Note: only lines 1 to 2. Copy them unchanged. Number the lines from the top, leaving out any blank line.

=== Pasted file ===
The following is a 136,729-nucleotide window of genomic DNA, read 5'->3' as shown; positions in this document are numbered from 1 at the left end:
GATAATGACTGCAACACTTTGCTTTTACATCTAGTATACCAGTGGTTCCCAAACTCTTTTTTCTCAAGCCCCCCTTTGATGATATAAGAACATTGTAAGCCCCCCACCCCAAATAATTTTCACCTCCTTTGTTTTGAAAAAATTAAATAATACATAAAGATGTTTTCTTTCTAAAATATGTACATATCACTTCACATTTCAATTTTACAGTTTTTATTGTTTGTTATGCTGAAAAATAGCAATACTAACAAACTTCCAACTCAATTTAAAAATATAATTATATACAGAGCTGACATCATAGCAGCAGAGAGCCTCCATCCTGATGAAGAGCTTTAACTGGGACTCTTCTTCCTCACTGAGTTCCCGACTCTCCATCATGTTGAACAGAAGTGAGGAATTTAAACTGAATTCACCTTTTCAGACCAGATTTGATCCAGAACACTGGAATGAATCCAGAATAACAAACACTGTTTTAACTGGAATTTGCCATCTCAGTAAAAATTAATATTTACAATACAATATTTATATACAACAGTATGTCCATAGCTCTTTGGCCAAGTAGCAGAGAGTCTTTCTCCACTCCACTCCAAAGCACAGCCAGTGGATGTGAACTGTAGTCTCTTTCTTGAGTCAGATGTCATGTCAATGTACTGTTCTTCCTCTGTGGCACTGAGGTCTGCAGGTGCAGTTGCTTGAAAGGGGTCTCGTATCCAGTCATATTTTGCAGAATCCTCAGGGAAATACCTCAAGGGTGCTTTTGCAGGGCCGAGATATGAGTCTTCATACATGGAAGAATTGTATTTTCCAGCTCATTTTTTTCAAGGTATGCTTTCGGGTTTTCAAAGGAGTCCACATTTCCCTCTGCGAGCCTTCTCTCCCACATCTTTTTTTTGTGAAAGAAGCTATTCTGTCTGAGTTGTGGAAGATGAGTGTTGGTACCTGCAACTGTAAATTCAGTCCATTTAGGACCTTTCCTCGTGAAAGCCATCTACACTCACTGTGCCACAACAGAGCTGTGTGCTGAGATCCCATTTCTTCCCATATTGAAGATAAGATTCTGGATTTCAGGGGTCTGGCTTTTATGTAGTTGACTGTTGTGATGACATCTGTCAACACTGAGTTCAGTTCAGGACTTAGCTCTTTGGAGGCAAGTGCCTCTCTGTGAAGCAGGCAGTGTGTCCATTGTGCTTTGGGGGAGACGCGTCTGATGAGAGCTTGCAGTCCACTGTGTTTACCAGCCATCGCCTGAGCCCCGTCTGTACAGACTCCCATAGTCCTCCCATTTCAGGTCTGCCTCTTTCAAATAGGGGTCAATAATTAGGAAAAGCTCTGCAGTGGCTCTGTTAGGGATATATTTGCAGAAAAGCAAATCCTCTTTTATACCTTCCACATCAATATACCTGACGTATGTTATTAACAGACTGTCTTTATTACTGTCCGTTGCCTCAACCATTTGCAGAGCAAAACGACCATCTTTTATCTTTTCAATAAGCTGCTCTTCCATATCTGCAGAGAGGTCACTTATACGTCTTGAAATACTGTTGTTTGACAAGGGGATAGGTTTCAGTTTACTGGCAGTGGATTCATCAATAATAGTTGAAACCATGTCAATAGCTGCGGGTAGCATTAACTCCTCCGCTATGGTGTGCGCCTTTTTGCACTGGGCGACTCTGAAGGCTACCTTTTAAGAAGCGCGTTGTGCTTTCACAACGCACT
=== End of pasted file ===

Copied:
The following is a 136,729-nucleotide window of genomic DNA, read 5'->3' as shown; positions in this document are numbered from 1 at the left end:
GATAATGACTGCAACACTTTGCTTTTACATCTAGTATACCAGTGGTTCCCAAACTCTTTTTTCTCAAGCCCCCCTTTGATGATATAAGAACATTGTAAGCCCCCCACCCCAAATAATTTTCACCTCCTTTGTTTTGAAAAAATTAAATAATACATAAAGATGTTTTCTTTCTAAAATATGTACATATCACTTCACATTTCAATTTTACAGTTTTTATTGTTTGTTATGCTGAAAAATAGCAATACTAACAAACTTCCAACTCAATTTAAAAATATAATTATATACAGAGCTGACATCATAGCAGCAGAGAGCCTCCATCCTGATGAAGAGCTTTAACTGGGACTCTTCTTCCTCACTGAGTTCCCGACTCTCCATCATGTTGAACAGAAGTGAGGAATTTAAACTGAATTCACCTTTTCAGACCAGATTTGATCCAGAACACTGGAATGAATCCAGAATAACAAACACTGTTTTAACTGGAATTTGCCATCTCAGTAAAAATTAATATTTACAATACAATATTTATATACAACAGTATGTCCATAGCTCTTTGGCCAAGTAGCAGAGAGTCTTTCTCCACTCCACTCCAAAGCACAGCCAGTGGATGTGAACTGTAGTCTCTTTCTTGAGTCAGATGTCATGTCAATGTACTGTTCTTCCTCTGTGGCACTGAGGTCTGCAGGTGCAGTTGCTTGAAAGGGGTCTCGTATCCAGTCATATTTTGCAGAATCCTCAGGGAAATACCTCAAGGGTGCTTTTGCAGGGCCGAGATATGAGTCTTCATACATGGAAGAATTGTATTTTCCAGCTCATTTTTTTCAAGGTATGCTTTCGGGTTTTCAAAGGAGTCCACATTTCCCTCTGCGAGCCTTCTCTCCCACATCTTTTTTTTGTGAAAGAAGCTATTCTGTCTGAGTTGTGGAAGATGAGTGTTGGTACCTGCAACTGTAAATTCAGTCCATTTAGGACCTTTCCTCGTGAAAGCCATCTACACTCACTGTGCCACAACAGAGCTGTGTGCTGAGATCCCATTTCTTCCCATATTGAAGATAAGATTCTGGATTTCAGGGGTCTGGCTTTTATGTAGTTGACTGTTGTGATGACATCTGTCAACACTGAGTTCAGTTCAGGACTTAGCTCTTTGGAGGCAAGTGCCTCTCTGTGAAGCAGGCAGTGTGTCCATTGTGCTTTGGGGGAGACGCGTCTGATGAGAGCTTGCAGTCCACTGTGTTTACCAGCCATCGCCTGAGCCCCGTCTGTACAGACTCCCATAGTCCTCCCATTTCAGGTCTGCCTCTTTCAAATAGGGGTCAATAATTAGGAAAAGCTCTGCAGTGGCTCTGTTAGGGATATATTTGCAGAAAAGCAAATCCTCTTTTATACCTTCCACATCAATATACCTGACGTATGTTATTAACAGACTGTCTTTATTACTGTCCGTTGCCTCAACCATTTGCAGAGCAAAACGACCATCTTTTATCTTTTCAATAAGCTGCTCTTCCATATCTGCAGAGAGGTCACTTATACGTCTTGAAATACTGTTGTTTGACAAGGGGATAGGTTTCAGTTTACTGGCAGTGGATTCATCAATAATAGTTGAAACCATGTCAATAGCTGCGGGTAGCATTAACTCCTCCGCTATGGTGTGCGCCTTTTTGCACTGGGCGACTCTGAAGGCTACCTTTTAAGAAGCGCGTTGTGCTTTCACAACGCACT